An hour later I was wide awake. How frustrating. I began to squirm. My mind was racing. If I didn't get this sleep thing straightened out soon, how was I ever going to get back on my feet?

After 15 minutes, I hit the call button. The overnight nurse who responded was named Janet.

"I can't sleep again," I said. "This isn't working. Give me something to knock me out, okay?"

She moved from the foot of my bed up to the side and looked down at me. She thought for a moment. Then she said, in her lovely Jamaican accent, "Mistuh Wukks, I can give you sleeping pills—or you can overcome it right now. What's your choice going to be?"

I was startled. "What did you say?"

She repeated herself. The word overcome struck me.We had decided to include a song called "Overcome" in thememorial service, because we viewed the girls as overcomers. There is no way Janet would have known
that. "Mistuh Wukks, you can take sleeping pills, and this process will go on for weeks. Or we can overcome this tonight—right now."

I didn't know what to make of this. "Okay, uh . . . what does 'overcome' look like?" I finally asked.

"We will get you up out of bed," she answered, "and then we will go for a walk. We will walk as long as you want. Then we will come back to the room—and you can do whatever you want—whatever you would do if you were home and couldn't sleep.What would you do there?"

"Oh, I'd probably get up and work on the computer."

"Then you do that here. There's no pressure to sleep. You don't have to do anything. But you can overcome this problem right now."

I got up, and with Janet's help, I walked a lap through the now empty hallways. The longer I walked, the more my head seemed to clear. When I finally got back to my room, I sat down in the recliner rather than climbing into bed. I started reading. I didn't go back to bed until 11 o'clock.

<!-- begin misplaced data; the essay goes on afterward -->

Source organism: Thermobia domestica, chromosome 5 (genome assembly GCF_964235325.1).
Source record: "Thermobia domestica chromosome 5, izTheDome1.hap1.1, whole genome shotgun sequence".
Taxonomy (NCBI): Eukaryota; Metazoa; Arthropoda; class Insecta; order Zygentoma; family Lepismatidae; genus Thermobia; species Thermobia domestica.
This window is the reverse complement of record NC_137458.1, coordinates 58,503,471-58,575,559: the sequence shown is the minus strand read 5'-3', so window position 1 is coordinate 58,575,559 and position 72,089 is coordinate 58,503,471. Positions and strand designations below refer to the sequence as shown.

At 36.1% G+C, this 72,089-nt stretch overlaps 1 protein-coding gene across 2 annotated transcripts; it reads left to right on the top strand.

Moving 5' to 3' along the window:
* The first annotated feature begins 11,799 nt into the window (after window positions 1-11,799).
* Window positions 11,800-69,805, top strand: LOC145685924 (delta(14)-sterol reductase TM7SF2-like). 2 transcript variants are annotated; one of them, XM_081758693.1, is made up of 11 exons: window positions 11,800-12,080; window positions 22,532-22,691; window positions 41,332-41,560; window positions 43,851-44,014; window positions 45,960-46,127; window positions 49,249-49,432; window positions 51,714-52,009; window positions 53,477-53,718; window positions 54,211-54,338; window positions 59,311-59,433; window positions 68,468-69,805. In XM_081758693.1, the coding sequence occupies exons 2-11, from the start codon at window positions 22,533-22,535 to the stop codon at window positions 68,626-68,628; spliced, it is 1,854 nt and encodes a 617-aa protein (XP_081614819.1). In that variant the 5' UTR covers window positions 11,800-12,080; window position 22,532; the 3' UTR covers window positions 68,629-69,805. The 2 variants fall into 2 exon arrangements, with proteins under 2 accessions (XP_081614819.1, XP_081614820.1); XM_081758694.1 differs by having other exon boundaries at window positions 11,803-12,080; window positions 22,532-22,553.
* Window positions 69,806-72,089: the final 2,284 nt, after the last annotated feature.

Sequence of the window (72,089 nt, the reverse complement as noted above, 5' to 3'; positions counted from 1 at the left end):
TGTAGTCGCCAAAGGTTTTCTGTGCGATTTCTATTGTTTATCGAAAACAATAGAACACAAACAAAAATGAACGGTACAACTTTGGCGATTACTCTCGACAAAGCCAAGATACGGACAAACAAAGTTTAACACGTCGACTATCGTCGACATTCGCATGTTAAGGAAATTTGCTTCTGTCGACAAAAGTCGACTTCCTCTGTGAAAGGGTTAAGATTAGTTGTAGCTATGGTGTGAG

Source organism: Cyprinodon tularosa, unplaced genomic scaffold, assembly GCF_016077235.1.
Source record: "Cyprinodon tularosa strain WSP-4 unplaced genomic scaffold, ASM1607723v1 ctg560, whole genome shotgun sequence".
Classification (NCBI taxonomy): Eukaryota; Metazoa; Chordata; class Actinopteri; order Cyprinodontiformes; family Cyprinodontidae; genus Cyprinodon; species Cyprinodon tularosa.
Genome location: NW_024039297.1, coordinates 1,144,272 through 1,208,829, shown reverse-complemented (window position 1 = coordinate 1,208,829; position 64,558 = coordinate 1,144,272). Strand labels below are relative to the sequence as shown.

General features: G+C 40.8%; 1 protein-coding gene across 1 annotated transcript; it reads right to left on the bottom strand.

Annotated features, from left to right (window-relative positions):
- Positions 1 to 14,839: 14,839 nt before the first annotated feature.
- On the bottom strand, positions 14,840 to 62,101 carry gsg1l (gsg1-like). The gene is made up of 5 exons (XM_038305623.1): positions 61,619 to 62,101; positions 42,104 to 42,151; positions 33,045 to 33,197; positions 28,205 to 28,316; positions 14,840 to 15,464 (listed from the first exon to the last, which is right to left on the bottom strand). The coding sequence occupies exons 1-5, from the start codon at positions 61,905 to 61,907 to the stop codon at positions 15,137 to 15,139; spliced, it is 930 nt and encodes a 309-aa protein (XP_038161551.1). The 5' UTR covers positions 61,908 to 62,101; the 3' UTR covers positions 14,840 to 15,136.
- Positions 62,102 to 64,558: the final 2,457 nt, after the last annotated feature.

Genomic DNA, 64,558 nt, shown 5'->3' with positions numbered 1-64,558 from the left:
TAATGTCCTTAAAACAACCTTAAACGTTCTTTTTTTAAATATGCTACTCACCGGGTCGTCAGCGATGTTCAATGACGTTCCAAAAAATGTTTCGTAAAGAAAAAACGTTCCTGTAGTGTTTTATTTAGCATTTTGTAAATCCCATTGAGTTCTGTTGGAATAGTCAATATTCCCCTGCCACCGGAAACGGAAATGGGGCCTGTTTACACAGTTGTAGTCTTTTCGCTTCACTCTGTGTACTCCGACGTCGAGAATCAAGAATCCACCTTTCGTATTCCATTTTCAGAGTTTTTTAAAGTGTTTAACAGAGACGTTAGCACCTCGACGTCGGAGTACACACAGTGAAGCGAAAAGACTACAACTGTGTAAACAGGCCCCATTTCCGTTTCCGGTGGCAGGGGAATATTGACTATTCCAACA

The next thing I knew, it was four in the morning. I had slept five hours straight. My first thought upon awakening was Oh, no, it's not morning yet. I need to get back to sleep. But then I remembered Janet's words. I told myself, Wait a minute—I don't have to do anything. I can just lie here and relax. I can meditate on God's goodness in the present moment.

In fact, I didn't go back to sleep the rest of that night. But I didn't stress about it. By morning, I was feeling very good. I thanked Janet for her wise counsel. I ate a portion of breakfast.

And I was never nauseated again.


We are finding that it is healthiest if we concentrate on the individual day right in front of us. In earlier years, we spent too much energy living for the future. We couldn't wait to see the unfolding of our larger mission. The future was going to be so much better than where we were at the moment, we told ourselves.

Now we're moved to live in the present. This is where God is— right here, right now. This is where He intends to pour out His grace. This is the day that counts. Tomorrow, as Jesus once said, "will worry about itself" (Matthew 6:34).

When the phone rang back in early January and the voice on the other end asked us to come to a lunch meeting with the Murrays, we gulped—and then told ourselves, "Okay, this is apparently what God is asking of us today. We thought it would happen later. But we need to recognize God's leading in the present moment."

Living in the future is called, in our particular church culture,"being prophetic." Some days I think I feel more pathetic than"prophetic." All I need to do is manage today, be a caring husband today, be a good dad today, be a productive systems administrator today. This is where God intends to use me and bless me as His servant. He wants
me to be content here.

I still deal with anxiety at times, I admit. I wouldn't necessarily term it post-traumatic stress; it's just the sensation that life is getting too busy, too jammed, and I can't juggle all the decisions that are calling for my attention at once. I'm learning to say, "Okay, I've had enough for now. Stop. I don't have to make all these decisions immediately." If it ends
up costing me a little more money, so be it.

When my chest and diaphragm tighten up, I can still hear Cheri the nurse saying into my ear, "Breathe, David, breathe! In through the nose, out through the mouth!" I need to settle down, clear my brain, and get back in sync with the God of the present moment. This, I know, is the healthy way to live.

Gone In A Heartbeat, pgs 106-110, 208-209